Achieving Energy from Space - A Roadmap Ahead

I believe that the future hope for a viable Solar Power Satellite system lies in the collaborative efforts of private, entrepreneurial space businesses and venture capital investment, undertaken as a global scale commercial enterprise. Quite frankly, as a former employee of one of the great space agencies of the world, I am pessimistic about getting the necessary government support for any SBSP project. I was disappointed, even surprised, to see no mention about energy and economic development from the United States' vision for the future of its space endeavors.[9]

There are visionaries in the world who do see the significance of space exploration and humanity's connection to space for future energy development. One such visionary is the recently retired president of India, Dr. Kalam Abdul. President Abdul had the great vision and courage to speak publicly on the prospects for space solar power while addressing a symposium on "The Future of Space Exploration" organized by Boston University[10]. Kalam Abdul believes that inter-disciplinary research on space will enable new innovations at the intersection of multiple areas of science and engineering. The former president said, "Civilization will run out of fossil fuels in this century. Solar energy is clean and inexhaustible. However, solar flux on earth is available for just 6-8 hours every day whereas incident radiation on a space solar power station would be 24 hrs every day. What better vision can there be for the future of space exploration, than participating in a global mission for perennial supply of renewable energy from space?"

Government policy and regulatory support will be crucial to success, as will the funding of R&D and related technology demonstrations. U.S. government support for space solar during the 1980s was negligible. NASA initiated its "A Fresh Look" studies in the mid-1990's. Subsequently, the U.S. Department of Energy abstained from any involvement. During this time, the Japanese government and industry became interested in the SPS concept. The Japanese updated the reference system design developed in the System Definition Studies of the late 1970's, conducted some limited testing and proposed a low orbit 10 megawatt demonstration satellite. So far, their effort has been curtailed by their economic problems and by their lack of manned space capability. SPS Interest by other nations has persisted, but only at low levels of activity.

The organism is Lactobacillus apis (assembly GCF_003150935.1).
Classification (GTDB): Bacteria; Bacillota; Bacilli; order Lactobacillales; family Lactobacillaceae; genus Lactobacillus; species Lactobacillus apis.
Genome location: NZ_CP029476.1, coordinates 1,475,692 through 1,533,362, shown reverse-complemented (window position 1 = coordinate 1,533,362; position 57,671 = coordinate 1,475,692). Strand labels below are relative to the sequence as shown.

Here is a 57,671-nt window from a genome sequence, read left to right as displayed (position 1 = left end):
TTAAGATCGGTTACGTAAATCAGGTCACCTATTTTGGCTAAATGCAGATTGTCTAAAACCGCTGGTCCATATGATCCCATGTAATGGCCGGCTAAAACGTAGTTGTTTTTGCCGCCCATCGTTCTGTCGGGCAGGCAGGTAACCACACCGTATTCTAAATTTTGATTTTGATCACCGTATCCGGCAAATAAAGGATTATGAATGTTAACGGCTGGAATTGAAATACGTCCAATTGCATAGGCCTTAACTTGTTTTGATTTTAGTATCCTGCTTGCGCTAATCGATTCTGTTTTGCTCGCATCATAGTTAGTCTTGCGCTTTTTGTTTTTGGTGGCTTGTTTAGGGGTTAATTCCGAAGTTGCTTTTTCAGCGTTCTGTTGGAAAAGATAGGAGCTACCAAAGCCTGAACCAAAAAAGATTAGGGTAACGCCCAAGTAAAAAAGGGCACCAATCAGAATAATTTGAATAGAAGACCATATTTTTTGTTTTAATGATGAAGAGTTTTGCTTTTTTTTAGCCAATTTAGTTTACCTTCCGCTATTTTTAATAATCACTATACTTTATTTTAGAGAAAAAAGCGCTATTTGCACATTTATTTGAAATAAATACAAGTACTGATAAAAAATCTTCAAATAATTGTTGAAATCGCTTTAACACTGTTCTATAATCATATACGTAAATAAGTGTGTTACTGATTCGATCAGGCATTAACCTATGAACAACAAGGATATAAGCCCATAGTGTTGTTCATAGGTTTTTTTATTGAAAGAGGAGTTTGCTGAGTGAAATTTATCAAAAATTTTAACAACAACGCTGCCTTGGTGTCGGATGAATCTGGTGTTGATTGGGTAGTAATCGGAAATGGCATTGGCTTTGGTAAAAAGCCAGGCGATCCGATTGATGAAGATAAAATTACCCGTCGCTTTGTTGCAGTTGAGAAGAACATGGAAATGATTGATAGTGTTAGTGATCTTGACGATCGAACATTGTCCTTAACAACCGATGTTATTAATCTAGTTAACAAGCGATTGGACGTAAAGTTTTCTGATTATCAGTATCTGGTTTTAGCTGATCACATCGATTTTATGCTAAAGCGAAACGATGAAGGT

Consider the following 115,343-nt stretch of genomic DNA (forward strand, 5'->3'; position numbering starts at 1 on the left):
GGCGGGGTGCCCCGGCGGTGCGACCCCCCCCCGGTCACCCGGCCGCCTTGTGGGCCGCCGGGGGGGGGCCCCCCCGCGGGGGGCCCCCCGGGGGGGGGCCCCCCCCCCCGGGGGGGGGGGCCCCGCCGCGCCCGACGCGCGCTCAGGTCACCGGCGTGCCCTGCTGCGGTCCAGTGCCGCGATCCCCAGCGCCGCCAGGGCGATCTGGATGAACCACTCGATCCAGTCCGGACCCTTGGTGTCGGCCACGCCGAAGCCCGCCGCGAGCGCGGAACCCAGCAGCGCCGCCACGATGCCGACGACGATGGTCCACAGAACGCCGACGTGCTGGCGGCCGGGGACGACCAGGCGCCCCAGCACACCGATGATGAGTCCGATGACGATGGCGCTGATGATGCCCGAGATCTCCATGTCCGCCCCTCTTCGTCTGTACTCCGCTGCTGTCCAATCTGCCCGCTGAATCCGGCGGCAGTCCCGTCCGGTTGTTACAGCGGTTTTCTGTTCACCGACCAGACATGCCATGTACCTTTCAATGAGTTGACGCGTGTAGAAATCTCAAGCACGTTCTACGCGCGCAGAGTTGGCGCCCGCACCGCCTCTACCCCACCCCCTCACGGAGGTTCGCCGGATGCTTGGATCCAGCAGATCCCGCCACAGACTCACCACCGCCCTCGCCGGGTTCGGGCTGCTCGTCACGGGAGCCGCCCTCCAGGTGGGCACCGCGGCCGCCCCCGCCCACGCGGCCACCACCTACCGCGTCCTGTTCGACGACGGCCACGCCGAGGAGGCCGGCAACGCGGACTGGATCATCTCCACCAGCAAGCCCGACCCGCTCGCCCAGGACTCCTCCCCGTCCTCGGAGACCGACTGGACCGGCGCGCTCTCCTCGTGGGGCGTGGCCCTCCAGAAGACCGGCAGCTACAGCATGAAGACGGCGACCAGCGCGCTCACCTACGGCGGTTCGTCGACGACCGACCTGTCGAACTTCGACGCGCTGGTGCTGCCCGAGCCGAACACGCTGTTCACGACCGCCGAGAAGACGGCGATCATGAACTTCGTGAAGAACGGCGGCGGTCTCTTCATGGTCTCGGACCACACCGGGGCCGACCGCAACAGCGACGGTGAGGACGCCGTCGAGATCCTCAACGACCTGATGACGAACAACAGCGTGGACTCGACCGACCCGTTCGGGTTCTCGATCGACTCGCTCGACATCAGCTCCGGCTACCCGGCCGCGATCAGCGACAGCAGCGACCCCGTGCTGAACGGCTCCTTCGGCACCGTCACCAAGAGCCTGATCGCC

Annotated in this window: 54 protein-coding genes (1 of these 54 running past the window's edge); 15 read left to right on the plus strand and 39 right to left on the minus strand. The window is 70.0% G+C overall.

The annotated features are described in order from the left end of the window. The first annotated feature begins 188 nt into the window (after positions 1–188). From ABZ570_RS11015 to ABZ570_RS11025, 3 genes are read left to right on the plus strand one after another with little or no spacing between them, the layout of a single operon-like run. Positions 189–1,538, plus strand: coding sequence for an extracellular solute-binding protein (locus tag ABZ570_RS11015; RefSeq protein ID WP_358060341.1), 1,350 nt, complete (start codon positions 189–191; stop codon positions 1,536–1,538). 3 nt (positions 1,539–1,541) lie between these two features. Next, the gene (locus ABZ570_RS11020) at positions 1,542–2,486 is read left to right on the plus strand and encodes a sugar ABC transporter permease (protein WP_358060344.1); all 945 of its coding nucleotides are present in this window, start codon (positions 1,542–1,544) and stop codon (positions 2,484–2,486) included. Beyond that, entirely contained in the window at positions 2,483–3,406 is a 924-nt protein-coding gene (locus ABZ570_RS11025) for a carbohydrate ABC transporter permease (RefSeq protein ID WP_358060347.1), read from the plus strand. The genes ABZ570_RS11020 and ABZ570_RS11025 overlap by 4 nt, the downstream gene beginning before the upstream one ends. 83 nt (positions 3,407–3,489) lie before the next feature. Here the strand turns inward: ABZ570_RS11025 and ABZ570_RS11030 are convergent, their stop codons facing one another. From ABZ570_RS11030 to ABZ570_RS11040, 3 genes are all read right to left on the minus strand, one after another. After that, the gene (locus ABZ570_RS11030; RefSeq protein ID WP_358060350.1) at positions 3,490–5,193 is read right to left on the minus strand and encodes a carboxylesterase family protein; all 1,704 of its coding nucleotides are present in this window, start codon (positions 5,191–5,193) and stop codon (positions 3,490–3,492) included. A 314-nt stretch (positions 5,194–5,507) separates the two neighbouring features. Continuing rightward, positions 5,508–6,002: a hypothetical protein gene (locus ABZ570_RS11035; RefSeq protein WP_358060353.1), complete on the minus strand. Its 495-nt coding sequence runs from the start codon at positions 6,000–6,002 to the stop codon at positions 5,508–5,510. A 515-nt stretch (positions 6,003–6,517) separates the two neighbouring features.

The overwhelming initial cost of development and deployment has remained the primary obstacle. As noted, number one on the list of cost barriers is the cost of space transportation. Solar power satellites are only economically feasible if there is low cost space transport. For SPS to be successful, we need an organized consortium consisting of private businesses, venture capitalists from major international partners, along with government support of R&D and technology demonstrations by industrial nations. We need this concerted effort to bring down associated risks in safety, reliability and technology maturity. The Comsat model for the successful launching and commercialization of communications satellite industry should be a viable approach for Solar Power Satellite implementation.

An "Apollo Project" for Space Solar Power

An major effort led by the U.S. - similar to the 1960s Apollo Project to put a man on the moon - with broad participation from the international community may be what is needed to create, implement and operate a commercial scale SPS system. Please remember, an inherent feature of Solar Power Satellites is their location in earth orbit outside the borders of any individual nation. Their energy will be delivered back to the earth by way of wireless power transmission. WPT applications must be compatible with other uses of the radio frequency spectrum in the affected orbital space. SPS infrastructures must also be launched and delivered into space. International involvement of governments is mandatory for coordinating global treaties and agreements, frequency assignments, satellite locations, space traffic control and other features of space operations to prevent international confrontations.